Maypop...$50.00??? that's insane...my "limit" is $5.00, and it really has to be unique!!! when I told my DH about this, he reminded me that I got the "senior discount" on mine...being much younger, that earned him a thump on the head! LOL...gotta be some perks to getting "old"!!!!!


This message was edited Nov 28, 2011 7:25 AM

This message was edited Nov 28, 2011 7:26 AM
MaypopLaurel
Cleveland,GA/Atlanta, GA
(Zone 7b)

November 28, 2011
5:49 AM

Post #8908689

Kanu, that was at a gift shop here in a N. GA town popular with tourists. I'm just saying you've got an investment piece their. (grin) BTW, if that was my SO he'd be black and blue. Good thing he's older.

Psych, a little more than a year later I was alone at our cottage. There was a weird wind storm that night. I thought the thumps outside were my bowling ball/gazing ball coming off its pedestal. The next morning I threw open the curtains and was greeted by sight in the photo. Do I need ruby slippers or what?

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MaypopLaurel
Cleveland,GA/Atlanta, GA
(Zone 7b)

November 28, 2011
5:51 AM

Post #8908693

I went out to see why there was a window full of leaves and branches and was shocked to see this...

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MaypopLaurel
Cleveland,GA/Atlanta, GA
(Zone 7b)

November 28, 2011
6:14 AM

Post #8908722

The fireplace was 21/2' thick stone quarried from the property so the insurance company had to replace it with solid stone. We also needed a new metal roof, some siding and part of the deck. The foundation of the original fireplace had been fractured so they had to bring it down to the ground, jackhammer out the footings and re-pour. In other words, start from the beginning. The interior also needed to be rebuilt.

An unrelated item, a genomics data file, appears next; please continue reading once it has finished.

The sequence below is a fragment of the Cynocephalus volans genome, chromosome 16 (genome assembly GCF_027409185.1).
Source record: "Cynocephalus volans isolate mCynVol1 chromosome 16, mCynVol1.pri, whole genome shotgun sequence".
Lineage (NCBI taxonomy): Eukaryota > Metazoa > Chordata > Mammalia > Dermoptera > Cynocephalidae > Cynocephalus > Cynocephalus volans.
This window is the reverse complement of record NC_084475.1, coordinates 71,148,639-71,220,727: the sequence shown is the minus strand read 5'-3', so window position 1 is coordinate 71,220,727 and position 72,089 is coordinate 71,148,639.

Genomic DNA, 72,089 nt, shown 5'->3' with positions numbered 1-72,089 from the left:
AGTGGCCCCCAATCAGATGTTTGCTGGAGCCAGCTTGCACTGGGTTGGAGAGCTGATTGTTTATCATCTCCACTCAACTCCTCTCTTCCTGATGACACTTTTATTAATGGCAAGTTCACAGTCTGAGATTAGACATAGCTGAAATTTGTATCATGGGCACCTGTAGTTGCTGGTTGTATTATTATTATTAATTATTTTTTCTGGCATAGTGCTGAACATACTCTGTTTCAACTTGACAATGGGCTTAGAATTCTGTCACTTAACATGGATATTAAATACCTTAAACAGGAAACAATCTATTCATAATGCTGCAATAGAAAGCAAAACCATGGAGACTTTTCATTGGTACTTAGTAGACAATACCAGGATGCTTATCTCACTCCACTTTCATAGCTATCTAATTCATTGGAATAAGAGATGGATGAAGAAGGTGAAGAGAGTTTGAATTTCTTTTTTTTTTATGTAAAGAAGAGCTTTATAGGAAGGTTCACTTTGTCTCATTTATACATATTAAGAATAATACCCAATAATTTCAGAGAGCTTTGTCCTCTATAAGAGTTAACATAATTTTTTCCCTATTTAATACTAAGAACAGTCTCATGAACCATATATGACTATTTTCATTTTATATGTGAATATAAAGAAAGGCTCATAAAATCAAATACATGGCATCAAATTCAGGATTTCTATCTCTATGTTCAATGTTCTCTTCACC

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kanuallc
Lorena, TX

November 28, 2011
6:37 AM

Post #8908751

it coulda been worse...Thank God it didn't come down on you !!!! "things" can be replaced...we can't.

my MIL (no, not much older than me...ROFL) lives outside of Atlanta...will send her pic of mine to show her what a smart shopper I am!!!! okay...better quit right there...LOL
MaypopLaurel
Cleveland,GA/Atlanta, GA
(Zone 7b)

November 28, 2011
5:45 PM

Post #8909503

I was very fortunate for sure. Of course the tree created all kinds of new stick opportunities. How's that for getting us back OT. lol

psychw2

psychw2
(Pat) Kennewick, WA
(Zone 5b)

November 28, 2011
7:52 PM

Post #8909713

Revenge of the TREES!! LOL
MaypopLaurel
Cleveland,GA/Atlanta, GA
(Zone 7b)

November 29, 2011
12:25 PM

Post #8910436

Oh, gee. Something else to keep me up at night. Thanks.
capecodlaurie
Chatham, MA

December 9, 2011
5:57 PM

Post #8923248

Hi. I thought y'all might be interested in these two "twig items" I bought at a local church thrift shop. I just love them and wish I could take credit for making them!

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capecodlaurie
Chatham, MA

December 9, 2011
5:57 PM

Post #8923249

Here's the other!

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J2222
Southern California, CA

December 9, 2011
7:24 PM

Post #8923335

capecodlaurie: I'm sure someone will be interested in these twig designs! Always looking for new ideas here!
capecodlaurie
Chatham, MA

December 10, 2011
7:39 AM